Questionnaire of Lifestyle

A standardized questionnaire about their life habits was retrospectively proposed within one year after hospital discharge to all of the patients in the two groups. This questionnaire included the following questions: did you quit smoke? (yes/no); were you on a hypocaloric diet because of a weight gain? (yes/no); did you consume probiotics? (yes/no); and did you increase or decrease your physical activity? (increase, decrease, or no change).

Statistical Analysis

The baseline BMI was that obtained one month before the first symptoms. The changes of BMI at one year were compared between the two groups, and we tested the potential role of the different antibiotics used. Proportions were compared using the Chi-squared test or the Fisher's exact test. For the continuous variables, the Wilcoxon test and Mann-Whitney test were used for comparison between the two groups. Logistic regression was used to determine the predictors of an increase of BMI ≥10% at one year. The following variables were tested as potential predictors: age, sex, cancer, chronic renal insufficiency, the Charlson comorbidity index [33], stroke, heart failure, cardiac surgery within the year after admission, and the type of antibiotic used in association with gentamycin (i.e., vancomycin, amoxicillin, or other antibiotics). P<0.05 was considered significant, and a Bonferroni's correction was used in case of multiple comparisons. All statistical analyses were performed using EpiInfo software version 3.4.1 (Centers for Disease Control and Prevention, Atlanta, GA, USA).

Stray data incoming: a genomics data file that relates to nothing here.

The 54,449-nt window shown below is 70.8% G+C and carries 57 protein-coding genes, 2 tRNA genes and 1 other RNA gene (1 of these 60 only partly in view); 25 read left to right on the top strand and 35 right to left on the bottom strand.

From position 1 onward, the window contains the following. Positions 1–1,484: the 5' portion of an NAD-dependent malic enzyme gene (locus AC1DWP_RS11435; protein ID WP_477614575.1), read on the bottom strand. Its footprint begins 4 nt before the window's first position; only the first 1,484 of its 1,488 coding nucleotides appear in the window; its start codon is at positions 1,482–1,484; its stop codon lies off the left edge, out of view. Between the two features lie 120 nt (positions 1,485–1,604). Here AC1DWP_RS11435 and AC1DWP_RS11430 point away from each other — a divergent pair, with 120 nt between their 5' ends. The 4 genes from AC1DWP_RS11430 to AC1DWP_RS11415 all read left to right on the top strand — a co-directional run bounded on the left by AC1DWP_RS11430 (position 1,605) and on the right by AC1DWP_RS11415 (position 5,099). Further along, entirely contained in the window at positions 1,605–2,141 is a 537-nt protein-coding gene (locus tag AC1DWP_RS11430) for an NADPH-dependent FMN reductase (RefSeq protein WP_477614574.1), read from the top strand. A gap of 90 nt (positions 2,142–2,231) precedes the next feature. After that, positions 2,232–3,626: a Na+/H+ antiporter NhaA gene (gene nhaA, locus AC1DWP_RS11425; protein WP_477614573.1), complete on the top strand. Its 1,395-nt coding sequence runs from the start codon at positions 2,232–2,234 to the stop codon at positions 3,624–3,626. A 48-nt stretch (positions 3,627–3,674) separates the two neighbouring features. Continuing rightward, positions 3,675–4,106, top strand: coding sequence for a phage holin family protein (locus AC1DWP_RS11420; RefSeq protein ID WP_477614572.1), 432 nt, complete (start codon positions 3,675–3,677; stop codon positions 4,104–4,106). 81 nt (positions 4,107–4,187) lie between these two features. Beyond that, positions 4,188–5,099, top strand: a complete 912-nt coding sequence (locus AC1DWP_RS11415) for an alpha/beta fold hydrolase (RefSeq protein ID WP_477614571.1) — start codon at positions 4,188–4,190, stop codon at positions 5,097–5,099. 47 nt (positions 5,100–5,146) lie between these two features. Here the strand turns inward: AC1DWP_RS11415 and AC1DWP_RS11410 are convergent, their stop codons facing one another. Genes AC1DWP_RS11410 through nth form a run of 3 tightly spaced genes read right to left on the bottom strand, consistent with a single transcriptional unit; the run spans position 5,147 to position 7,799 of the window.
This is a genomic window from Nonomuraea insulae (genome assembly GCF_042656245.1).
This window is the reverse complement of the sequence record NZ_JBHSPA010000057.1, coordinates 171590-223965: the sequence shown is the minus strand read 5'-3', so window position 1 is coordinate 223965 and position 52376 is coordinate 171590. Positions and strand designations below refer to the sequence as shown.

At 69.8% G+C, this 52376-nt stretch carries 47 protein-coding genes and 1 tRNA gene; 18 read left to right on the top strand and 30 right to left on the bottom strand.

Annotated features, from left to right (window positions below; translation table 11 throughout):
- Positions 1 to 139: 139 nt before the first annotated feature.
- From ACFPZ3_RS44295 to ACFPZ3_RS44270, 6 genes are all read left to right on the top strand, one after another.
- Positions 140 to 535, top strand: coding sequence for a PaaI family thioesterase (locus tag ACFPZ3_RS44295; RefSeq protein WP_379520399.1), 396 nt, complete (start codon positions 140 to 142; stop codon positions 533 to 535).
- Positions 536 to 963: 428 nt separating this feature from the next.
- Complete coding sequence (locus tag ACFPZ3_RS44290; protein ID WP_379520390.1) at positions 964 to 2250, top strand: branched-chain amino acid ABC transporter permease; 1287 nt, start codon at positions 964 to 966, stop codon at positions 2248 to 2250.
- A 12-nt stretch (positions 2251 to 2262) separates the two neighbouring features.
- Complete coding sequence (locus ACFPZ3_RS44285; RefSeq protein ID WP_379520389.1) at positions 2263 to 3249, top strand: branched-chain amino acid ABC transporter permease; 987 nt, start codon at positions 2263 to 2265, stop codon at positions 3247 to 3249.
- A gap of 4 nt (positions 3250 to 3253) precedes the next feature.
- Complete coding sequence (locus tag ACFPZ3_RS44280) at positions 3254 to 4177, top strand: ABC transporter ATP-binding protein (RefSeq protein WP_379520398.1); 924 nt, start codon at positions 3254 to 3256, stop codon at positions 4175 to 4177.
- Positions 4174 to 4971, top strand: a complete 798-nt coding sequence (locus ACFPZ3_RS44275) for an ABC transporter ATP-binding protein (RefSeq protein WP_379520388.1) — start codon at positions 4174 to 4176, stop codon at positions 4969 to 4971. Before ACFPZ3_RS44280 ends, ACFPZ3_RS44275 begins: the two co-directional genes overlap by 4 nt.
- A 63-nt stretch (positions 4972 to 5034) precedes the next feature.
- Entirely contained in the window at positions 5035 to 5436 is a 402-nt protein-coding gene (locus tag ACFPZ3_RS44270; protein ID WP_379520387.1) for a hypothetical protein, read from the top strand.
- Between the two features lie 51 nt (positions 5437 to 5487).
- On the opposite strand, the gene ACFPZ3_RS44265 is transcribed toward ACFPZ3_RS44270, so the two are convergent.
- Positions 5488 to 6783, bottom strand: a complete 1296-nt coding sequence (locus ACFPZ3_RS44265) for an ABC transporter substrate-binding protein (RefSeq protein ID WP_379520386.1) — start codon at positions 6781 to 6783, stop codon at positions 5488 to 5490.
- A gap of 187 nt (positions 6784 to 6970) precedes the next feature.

Patient Characteristics

During the period of study, 2,533 patients were referred for a suspicion of IE. Among them, 48 patients with definite IE fulfilled the inclusion criteria, had no exclusion criterion, and were thus included in the “Antibiotic group”. The control group was then formed by another 48 consecutive patients that received an excluded diagnosis of IE and did not meet the study's exclusion criterion.

The clinical characteristics of the two groups are summarized in the Tables 1 and 2. The weight and BMI one month before the first symptoms (baseline) did not differ significantly between the two groups (Antibiotic vs. Control group; weight [Kg], 75.2±17 vs. 69 .8±15, p = 0.10; BMI [Kg/m2], 25.3±5 vs. 23.9±4, p = 0.14). No significant difference was observed between the two groups in terms of age, sex, diabetes, chronic renal insufficiency, comorbidity index, previous heart disease, presence of prosthetic valve, history of heart failure, or smoking behavior. However, a history of cancer was more frequently noticed in the Antibiotic group (20.8% vs. 4.2%, p = 0.03), and a cardiac surgery within one year after admission was also performed more frequently in the Antibiotic group (72.9% vs. 16.7%, p<0.0001).